Founded in 1929, the Brandywine Valley SPCA serves as a longstanding ally to animals across the country and as a leader in community partnerships and Printeducation on their behalf. The Brandywine Valley SPCA is the first open admission animal shelter to achieve no-kill status in the state of Pennsylvania and has found homes for well over 8,000 cats and dogs in 2016 alone. Its newly relocated Animal Health Center and Muhly Spay/Neuter Clinic in Malvern, PA will mark its first full year of operation in December 2016, making basic animal wellness services vastly more accessible and affordable to the local community.

For its pioneering efforts in community service, exemplary leadership, and tremendous positive impact on the community as a whole, The Greater West Chester Chamber of Commerce has selected the Brandywine Valley SPCA as recipient of the 2016 Community Service Award.

“It is truly an honor for us to recognize an organization so devoted to uplifting our community and transforming the way we care for our animals,” said Mark Yoder, GWCC president. “The scope of their services and the innovation behind their programs are nothing short of staggering. We commend them on the extraordinary impact they’ve had on the West Chester, Chester County and Brandywine Valley communities.”

Under the spearheading leadership of executive director Adam Lamb, the Brandywine Valley SPCA has initiated many powerful new programs and revamped former practices. Lamb’s experience in the field began early with a high school job as a veterinary technician before roles in progressive non-profit work and ultimately work as Director of Operations at an SPCA in Florida. In September of 2014 he took on his current role in West Chester and has relentlessly improved upon the Brandywine Valley SPCA’s solid foundation. Lamb chose Micaela Malloy, who has extensive experience in shelter work and animal protective services in Chester County as Director of Operations. Malloy sees Lamb’s set of prior experiences, particularly his own work in operations, as major assets to the organization. She explains, “We have leadership who understands what’s going on at the ground level.”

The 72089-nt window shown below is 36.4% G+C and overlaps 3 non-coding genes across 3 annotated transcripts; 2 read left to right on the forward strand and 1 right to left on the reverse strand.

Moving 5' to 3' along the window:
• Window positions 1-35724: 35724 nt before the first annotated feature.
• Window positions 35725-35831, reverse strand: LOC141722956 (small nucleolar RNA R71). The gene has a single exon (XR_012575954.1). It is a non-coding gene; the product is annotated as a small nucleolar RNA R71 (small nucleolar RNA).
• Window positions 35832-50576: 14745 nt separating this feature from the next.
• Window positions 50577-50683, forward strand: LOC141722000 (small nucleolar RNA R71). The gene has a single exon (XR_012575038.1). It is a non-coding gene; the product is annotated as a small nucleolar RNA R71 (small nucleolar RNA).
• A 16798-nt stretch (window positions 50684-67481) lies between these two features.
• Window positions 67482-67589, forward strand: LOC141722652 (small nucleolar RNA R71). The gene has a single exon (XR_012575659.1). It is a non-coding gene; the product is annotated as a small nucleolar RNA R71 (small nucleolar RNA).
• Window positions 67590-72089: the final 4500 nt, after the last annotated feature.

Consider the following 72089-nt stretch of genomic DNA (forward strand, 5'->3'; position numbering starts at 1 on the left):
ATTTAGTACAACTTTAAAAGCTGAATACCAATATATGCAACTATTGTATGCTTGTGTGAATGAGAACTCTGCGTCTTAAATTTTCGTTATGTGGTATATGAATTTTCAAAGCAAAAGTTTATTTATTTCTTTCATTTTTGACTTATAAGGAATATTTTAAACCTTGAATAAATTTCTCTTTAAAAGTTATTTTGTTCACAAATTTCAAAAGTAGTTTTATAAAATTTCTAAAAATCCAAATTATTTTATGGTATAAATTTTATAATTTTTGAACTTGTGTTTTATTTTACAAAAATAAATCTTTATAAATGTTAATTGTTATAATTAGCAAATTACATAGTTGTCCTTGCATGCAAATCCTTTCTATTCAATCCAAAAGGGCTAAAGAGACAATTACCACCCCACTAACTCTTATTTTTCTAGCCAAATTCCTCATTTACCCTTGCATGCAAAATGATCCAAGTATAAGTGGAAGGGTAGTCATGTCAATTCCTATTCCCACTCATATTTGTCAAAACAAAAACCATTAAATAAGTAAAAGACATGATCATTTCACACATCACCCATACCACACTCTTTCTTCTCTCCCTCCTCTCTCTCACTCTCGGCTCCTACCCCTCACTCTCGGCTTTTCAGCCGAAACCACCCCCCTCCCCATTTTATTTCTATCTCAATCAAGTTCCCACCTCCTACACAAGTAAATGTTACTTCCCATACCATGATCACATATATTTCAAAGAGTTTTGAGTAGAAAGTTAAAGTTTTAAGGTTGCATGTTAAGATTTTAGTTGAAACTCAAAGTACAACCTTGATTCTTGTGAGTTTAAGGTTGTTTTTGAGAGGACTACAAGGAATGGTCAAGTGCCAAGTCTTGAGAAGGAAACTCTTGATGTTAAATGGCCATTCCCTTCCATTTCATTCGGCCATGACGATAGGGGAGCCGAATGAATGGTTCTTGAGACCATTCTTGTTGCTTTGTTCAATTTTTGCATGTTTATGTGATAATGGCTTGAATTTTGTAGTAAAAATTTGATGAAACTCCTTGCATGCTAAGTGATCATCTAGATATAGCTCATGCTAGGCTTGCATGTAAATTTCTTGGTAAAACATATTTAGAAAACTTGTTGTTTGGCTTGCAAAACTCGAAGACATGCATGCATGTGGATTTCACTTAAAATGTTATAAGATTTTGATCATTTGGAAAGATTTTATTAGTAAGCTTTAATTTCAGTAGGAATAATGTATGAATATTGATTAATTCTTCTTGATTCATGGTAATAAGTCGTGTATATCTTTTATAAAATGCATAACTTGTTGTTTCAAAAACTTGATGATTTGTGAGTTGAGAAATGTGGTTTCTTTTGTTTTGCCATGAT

Perhaps most transformative for the Brandywine Valley SPCA has been the recent implementation of Safety Net, a set of programs aimed at providing alternatives to pet relinquishment. In the past, unwanted pets were dropped off at the Brandywine Valley SPCA, “no questions asked,” Lamb says. Now, Animal Admissions, which moved to Malvern in 2015, provides a set of intake intervention services, offering each owner and animal with individualized options for low cost veterinary care, behavior counseling and food assistance. Of Safety Net Lamb says, “Our approach with intake has changed everything. Before, no one was given an opportunity to be part of the solution. Our services were hidden. Now we’re very much a part of the community.”